It Finally Happened

Summer, that is.  After several year-end events like Poetry Cafe,


and Beach Day,


it was finally the LAST DAY.

We have a lovely tradition for our second graders on the LAST DAY.  Because they are moving to the intermediate school, they are given a proper goodbye via a Clap Off.  Years ago, our now-retired art teacher (miss you, EK!) told us of a tradition that they had in her children’s school district.  Everyone lines the hallways and claps as the entire second grade, wearing their class t shirts, walks past.  Each year it grew, and now parents join us, we carry clappers and then convene outside for some photo ops.


And then, at the end of the LAST DAY, second grade reconvenes and signs one another’s beach balls and says their goodbyes.


And then the bell rings, they board the bus and every staff member waves them off.

Another school year over.  And teachers are left with a myriad of emotions (or is it just me?)  Exhilaration.  Pride.  Exhaustion.  Sadness.  Disbelief.  Anticipation.

And thus begins another summer.  Never an easy time for me (see last year’s post on my complicated relationship with this season).   It looms large and long, filled with days of rest and relaxation, of reflection and renewal.  This year, those 4 Rs are more than necessary, but one R always presents a challenge.  Relaxation.

What can I say?  I like to be busy.  And I have just enough planned to fill that requirement, including tutoring, writing curriculum and running a week-long camp, a celebration of all things Laura Ingalls Wilder.


And so, on this first full day of summer 2014, I plan to do quite a bit, not the least of it is visit the hair salon!

Tomorrow, I’ll relax.  At least, that’s the plan.


Worth It

Last year’s post-Sandy Hook beach field trip blog entry was called “Survival by the Sea.”  This year, I not only survived but enjoyed it thoroughly.  We left school in a downpour and arrived to overcast but dry weather.  Not too cold, and most importantly, not too hot.  Didn’t stop me from getting the obligatory sunburn though.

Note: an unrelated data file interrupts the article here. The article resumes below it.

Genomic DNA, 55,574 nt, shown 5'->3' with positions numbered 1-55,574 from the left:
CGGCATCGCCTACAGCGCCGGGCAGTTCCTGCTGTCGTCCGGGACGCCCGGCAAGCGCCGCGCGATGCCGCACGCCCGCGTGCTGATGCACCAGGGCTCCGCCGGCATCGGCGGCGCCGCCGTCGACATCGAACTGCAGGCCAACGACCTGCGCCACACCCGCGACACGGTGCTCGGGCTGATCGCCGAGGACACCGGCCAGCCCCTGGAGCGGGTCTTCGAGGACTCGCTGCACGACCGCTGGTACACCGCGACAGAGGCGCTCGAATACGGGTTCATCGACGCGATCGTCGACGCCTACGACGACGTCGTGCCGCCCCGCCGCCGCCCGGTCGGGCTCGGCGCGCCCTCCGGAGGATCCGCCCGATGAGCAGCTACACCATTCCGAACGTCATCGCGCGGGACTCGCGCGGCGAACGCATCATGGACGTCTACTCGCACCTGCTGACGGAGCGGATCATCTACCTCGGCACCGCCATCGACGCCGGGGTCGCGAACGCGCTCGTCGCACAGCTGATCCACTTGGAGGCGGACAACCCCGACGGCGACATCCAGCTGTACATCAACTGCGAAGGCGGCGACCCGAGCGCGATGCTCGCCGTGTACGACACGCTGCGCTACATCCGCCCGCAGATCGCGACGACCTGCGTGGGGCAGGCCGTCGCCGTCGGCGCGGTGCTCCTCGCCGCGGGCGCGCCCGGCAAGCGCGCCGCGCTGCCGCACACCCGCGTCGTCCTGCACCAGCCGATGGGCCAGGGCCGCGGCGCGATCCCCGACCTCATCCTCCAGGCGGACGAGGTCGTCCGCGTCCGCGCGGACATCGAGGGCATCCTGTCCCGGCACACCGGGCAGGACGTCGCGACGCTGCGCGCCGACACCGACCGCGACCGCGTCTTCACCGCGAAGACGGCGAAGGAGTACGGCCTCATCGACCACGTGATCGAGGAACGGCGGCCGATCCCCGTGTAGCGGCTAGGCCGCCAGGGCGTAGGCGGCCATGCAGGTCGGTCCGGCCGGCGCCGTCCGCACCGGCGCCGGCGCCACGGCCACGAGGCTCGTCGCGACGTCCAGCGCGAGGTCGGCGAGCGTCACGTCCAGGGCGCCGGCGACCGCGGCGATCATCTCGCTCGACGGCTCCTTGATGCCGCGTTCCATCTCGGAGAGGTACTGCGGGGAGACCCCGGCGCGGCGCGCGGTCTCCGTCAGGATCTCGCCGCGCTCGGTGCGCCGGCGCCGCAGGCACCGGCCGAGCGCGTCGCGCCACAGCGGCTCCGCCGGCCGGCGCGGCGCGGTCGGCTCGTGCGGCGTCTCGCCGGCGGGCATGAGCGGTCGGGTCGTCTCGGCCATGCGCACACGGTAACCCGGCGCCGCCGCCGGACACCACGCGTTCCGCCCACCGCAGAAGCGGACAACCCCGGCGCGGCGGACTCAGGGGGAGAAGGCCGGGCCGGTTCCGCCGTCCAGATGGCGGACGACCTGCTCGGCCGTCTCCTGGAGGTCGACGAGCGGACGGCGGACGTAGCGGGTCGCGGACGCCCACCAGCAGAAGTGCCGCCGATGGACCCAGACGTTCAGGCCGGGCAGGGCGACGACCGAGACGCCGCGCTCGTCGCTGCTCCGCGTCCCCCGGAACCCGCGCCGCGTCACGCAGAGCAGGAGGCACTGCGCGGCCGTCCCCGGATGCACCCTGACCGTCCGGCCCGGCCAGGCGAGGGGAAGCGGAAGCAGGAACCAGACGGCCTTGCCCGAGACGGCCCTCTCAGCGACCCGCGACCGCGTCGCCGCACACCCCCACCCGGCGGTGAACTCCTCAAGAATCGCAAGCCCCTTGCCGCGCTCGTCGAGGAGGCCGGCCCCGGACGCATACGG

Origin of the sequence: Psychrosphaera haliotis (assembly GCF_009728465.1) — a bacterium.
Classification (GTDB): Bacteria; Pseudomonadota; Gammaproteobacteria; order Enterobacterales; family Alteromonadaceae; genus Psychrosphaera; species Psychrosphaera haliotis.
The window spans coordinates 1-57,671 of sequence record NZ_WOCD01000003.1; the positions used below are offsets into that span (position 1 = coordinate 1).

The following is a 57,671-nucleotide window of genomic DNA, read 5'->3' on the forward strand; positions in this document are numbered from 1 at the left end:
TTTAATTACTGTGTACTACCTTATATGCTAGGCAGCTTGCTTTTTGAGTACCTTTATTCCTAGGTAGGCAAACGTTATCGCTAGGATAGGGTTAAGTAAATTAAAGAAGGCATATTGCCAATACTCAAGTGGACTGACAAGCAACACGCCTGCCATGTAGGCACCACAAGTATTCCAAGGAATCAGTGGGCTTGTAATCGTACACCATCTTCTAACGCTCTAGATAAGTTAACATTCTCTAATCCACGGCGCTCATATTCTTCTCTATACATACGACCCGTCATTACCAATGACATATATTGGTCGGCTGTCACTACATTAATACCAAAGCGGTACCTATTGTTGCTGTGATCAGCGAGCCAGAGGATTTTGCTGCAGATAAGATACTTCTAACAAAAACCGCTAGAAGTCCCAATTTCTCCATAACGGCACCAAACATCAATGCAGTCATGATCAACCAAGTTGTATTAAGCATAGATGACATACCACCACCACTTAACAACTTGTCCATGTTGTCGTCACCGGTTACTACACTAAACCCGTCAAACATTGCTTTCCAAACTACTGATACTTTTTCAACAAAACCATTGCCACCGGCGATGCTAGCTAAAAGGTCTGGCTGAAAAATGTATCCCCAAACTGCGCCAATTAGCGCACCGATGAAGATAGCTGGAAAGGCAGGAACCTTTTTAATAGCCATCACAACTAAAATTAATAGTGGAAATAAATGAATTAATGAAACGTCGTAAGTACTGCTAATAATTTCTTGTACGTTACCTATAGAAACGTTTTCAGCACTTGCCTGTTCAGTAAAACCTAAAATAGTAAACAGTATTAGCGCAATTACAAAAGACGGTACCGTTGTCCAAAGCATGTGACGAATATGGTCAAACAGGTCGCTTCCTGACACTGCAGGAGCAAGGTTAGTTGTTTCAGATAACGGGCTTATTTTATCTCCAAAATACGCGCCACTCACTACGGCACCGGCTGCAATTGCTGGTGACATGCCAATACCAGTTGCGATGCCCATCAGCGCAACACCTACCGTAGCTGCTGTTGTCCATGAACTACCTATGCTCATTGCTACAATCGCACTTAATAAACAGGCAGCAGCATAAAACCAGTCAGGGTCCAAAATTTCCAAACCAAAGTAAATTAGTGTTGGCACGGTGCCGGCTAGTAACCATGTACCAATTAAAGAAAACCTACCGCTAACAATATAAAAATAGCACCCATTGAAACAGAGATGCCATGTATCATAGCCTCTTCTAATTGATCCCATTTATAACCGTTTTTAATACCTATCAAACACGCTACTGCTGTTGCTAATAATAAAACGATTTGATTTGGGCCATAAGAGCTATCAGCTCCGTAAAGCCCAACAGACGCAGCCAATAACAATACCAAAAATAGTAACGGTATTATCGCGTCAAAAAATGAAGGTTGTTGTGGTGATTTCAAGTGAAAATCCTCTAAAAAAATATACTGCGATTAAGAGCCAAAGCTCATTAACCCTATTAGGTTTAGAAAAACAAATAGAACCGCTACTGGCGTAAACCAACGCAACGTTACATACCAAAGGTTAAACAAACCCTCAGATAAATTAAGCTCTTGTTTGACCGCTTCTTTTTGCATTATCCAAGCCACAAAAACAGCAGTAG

Seining, shell collecting, impressing the field guide with our knowledge of bi and univalves – priceless.  



Even those blue circles can’t hide the expressions on these guys.  And they reflect the feelings of everyone who embarked on this seaside adventure.  Teacher too.  Teacher especially.

Sidenote:  A nearly-two hour bus ride requires entertainment, and “Finding Nemo” was the perfect flick.  It took us door to door, and just as we arrived at the beach, “Beyond the Sea” played over the ending credits.  Because the second grade music concert had an under the sea theme, they performed this song back in May.  And they performed it again, gestures and all, right there on the bus.  Because what’s a school field trip without singing?  

History Repeats Itself

Last year I blogged about THE BEACH.  Specifically, our annual second grade field trip to Sandy Hook.  Last year was my first time experiencing it as a teacher.  And in many ways it is the mother of all field trips – an hour plus ride on a bus, every kid putting on waders and taking a turn seining in the OCEAN, running on the sandy beaches collecting shells.  Returning home, tired, sunburned and sandy.  With each student accounted for.  Last year I did it.  Didn’t really want to.  Glad I did.  


And now I have to do it again.  And just like last year, I will survive the inherent stress that comes with any field trip.  I will survive the sunburn – which I will get no matter how much sunscreen I use.  I will not lose any students.  And it will be a memorable experience for all.   

And I’ll have a whole year before I have to do it again.


If you’re not willing to get lost in the past, then I suggest you don’t visit any one of those “Do You Remember….” sites out there.  I just lost over thirty minutes to “Do You Remember the 60s, 70s, 80s” but discovered the answer to that age-old question.  Why do we call them MAGIC markers?   Truth be told, I haven’t called them magic markers in a long time.  Years of referring to them as such, then facing questions like, “Why are these magic?” has taught me that it’s just not worth it.  Kids today (did I just write that?) have always had markers….most likely Crayola and Sharpie, and have no idea that when they first arrived on the scene, they were indeed magic.

But  many people of a certain generation STILL call them magic markers.  And today I was vindicated, because for years I’ve been saying that there was a brand called Magic Marker Liquid Crayons.  Few believed me.


Ha!  I’m not so crazy now, am I?  Well, at least not about markers.  I recall these so vividly.  But what I wasn’t prepared for was the long-forgotten-but-now-that-I see-them-I-remember-how-much-I-loved-them BIC BANANAS.


Oh,  how carefully I would replace them in the yellow pouch after using them, gently folding down the flap and tucking it in.  I think I even stored them in rainbow order, leaving brown and black for the end.  But where did I put the pink?  Some mysteries will never be solved.

Today, I guess kids will have Twistables and metallic markers (both popular choices in my classroom) to sigh wistfully over.  But will they really be magic?